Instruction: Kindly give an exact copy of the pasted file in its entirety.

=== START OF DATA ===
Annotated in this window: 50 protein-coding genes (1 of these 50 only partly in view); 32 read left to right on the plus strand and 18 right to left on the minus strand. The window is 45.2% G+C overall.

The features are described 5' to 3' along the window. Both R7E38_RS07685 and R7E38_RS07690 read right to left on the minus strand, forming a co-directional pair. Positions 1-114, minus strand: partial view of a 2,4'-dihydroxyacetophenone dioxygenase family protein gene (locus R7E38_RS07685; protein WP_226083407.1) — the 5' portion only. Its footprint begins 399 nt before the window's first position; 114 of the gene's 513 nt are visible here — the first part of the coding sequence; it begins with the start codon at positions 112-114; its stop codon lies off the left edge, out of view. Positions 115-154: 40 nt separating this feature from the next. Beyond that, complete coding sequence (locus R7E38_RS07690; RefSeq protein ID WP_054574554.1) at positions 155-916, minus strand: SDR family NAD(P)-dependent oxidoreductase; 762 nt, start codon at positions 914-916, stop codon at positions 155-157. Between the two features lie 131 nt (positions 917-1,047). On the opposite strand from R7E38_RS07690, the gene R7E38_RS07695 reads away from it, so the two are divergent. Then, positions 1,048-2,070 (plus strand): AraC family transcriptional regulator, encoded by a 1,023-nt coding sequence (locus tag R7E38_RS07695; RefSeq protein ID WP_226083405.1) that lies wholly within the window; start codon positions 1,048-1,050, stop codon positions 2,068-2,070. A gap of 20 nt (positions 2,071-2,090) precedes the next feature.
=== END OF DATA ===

Annotated in this window: 50 protein-coding genes (1 of these 50 only partly in view); 32 read left to right on the plus strand and 18 right to left on the minus strand. The window is 45.2% G+C overall.

The features are described 5' to 3' along the window. Both R7E38_RS07685 and R7E38_RS07690 read right to left on the minus strand, forming a co-directional pair. Positions 1-114, minus strand: partial view of a 2,4'-dihydroxyacetophenone dioxygenase family protein gene (locus R7E38_RS07685; protein WP_226083407.1) — the 5' portion only. Its footprint begins 399 nt before the window's first position; 114 of the gene's 513 nt are visible here — the first part of the coding sequence; it begins with the start codon at positions 112-114; its stop codon lies off the left edge, out of view. Positions 115-154: 40 nt separating this feature from the next. Beyond that, complete coding sequence (locus R7E38_RS07690; RefSeq protein ID WP_054574554.1) at positions 155-916, minus strand: SDR family NAD(P)-dependent oxidoreductase; 762 nt, start codon at positions 914-916, stop codon at positions 155-157. Between the two features lie 131 nt (positions 917-1,047). On the opposite strand from R7E38_RS07690, the gene R7E38_RS07695 reads away from it, so the two are divergent. Then, positions 1,048-2,070 (plus strand): AraC family transcriptional regulator, encoded by a 1,023-nt coding sequence (locus tag R7E38_RS07695; RefSeq protein ID WP_226083405.1) that lies wholly within the window; start codon positions 1,048-1,050, stop codon positions 2,068-2,070. A gap of 20 nt (positions 2,071-2,090) precedes the next feature.